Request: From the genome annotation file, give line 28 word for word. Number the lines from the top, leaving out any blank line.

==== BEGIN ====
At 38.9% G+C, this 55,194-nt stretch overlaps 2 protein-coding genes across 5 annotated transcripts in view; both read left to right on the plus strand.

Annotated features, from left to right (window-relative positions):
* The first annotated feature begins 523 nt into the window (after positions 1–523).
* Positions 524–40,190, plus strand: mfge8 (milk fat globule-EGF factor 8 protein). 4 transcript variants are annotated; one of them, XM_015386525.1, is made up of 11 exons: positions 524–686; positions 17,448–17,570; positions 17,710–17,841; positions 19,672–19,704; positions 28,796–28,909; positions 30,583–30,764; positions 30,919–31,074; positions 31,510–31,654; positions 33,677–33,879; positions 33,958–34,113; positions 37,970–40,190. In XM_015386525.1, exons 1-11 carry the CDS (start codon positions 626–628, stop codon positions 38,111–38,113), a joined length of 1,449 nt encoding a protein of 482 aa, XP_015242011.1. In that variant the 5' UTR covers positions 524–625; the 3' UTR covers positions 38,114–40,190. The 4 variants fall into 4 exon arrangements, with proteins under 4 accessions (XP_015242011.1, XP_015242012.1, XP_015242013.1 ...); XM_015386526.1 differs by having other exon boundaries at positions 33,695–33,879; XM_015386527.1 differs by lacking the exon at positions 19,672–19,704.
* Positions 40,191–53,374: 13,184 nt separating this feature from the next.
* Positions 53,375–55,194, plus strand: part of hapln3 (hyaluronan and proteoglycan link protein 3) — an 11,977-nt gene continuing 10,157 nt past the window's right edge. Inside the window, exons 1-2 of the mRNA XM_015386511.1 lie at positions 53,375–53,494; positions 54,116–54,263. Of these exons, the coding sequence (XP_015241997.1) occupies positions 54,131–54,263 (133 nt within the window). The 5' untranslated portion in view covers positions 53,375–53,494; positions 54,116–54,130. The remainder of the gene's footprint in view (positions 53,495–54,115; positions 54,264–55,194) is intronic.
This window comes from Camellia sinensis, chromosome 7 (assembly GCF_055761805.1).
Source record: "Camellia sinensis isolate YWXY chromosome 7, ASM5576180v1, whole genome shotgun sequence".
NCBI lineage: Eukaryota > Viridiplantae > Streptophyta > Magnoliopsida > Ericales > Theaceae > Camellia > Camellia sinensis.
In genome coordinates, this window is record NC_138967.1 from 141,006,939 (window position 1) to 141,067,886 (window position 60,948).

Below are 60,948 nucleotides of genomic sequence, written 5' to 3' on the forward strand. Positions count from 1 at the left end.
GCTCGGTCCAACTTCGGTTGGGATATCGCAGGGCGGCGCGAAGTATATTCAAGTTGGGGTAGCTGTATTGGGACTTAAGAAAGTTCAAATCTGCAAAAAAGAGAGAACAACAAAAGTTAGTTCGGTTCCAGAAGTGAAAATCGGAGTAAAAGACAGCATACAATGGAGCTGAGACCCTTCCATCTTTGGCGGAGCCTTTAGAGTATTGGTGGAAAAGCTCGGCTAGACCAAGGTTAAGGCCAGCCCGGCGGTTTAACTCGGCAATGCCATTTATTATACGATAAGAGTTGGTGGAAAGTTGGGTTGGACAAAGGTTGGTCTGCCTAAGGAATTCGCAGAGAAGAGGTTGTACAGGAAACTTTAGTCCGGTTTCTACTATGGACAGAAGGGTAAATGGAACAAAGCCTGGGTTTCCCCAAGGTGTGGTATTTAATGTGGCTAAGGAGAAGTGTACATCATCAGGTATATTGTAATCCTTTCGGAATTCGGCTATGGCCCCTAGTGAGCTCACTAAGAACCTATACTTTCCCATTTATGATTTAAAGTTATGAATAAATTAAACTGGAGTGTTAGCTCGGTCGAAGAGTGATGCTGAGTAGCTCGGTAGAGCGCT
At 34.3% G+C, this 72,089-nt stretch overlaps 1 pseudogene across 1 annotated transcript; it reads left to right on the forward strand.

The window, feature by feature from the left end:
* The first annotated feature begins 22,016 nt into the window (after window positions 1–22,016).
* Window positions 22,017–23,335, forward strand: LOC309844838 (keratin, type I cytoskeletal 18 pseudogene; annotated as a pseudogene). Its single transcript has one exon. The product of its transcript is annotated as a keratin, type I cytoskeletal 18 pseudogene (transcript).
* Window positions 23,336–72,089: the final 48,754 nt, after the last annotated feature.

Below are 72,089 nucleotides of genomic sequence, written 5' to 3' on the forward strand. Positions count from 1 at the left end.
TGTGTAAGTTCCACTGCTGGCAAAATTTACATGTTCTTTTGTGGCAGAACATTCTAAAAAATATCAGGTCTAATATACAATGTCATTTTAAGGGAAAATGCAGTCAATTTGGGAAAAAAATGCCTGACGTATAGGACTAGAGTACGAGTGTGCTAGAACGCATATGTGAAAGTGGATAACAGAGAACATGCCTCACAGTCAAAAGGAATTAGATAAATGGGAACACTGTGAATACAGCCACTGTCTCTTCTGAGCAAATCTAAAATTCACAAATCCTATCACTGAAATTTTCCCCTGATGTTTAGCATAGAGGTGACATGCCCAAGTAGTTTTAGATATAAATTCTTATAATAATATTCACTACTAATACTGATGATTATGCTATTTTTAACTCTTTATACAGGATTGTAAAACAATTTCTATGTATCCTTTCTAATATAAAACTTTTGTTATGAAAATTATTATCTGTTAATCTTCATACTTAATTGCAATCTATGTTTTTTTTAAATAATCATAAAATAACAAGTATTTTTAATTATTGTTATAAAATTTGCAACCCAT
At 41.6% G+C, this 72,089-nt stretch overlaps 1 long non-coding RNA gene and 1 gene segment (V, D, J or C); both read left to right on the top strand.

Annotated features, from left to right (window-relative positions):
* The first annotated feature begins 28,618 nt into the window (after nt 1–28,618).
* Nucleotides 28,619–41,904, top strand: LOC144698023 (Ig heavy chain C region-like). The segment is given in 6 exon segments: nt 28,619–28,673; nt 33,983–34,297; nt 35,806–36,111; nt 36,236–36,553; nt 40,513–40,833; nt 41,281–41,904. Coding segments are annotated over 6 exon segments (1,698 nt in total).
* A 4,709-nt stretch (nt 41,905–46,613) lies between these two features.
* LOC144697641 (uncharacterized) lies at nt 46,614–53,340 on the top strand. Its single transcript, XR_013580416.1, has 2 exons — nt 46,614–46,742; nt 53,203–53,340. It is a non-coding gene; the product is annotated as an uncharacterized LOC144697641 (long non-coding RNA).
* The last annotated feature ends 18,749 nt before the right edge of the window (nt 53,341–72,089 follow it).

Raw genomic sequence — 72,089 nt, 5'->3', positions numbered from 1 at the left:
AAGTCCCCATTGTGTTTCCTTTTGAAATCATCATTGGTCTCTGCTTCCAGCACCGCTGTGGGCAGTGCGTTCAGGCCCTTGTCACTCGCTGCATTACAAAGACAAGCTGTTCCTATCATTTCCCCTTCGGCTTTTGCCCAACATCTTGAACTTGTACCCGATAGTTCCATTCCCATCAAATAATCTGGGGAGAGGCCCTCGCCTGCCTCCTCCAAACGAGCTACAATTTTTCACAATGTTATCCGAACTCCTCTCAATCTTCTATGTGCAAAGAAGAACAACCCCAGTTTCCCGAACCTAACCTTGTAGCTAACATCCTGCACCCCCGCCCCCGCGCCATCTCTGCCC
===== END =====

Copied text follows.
AAGTCCCCATTGTGTTTCCTTTTGAAATCATCATTGGTCTCTGCTTCCAGCACCGCTGTGGGCAGTGCGTTCAGGCCCTTGTCACTCGCTGCATTACAAAGACAAGCTGTTCCTATCATTTCCCCTTCGGCTTTTGCCCAACATCTTGAACTTGTACCCGATAGTTCCATTCCCATCAAATAATCTGGGGAGAGGCCCTCGCCTGCCTCCTCCAAACGAGCTACAATTTTTCACAATGTTATCCGAACTCCTCTCAATCTTCTATGTGCAAAGAAGAACAACCCCAGTTTCCCGAACCTAACCTTGTAGCTAACATCCTGCACCCCCGCCCCCGCGCCATCTCTGCCC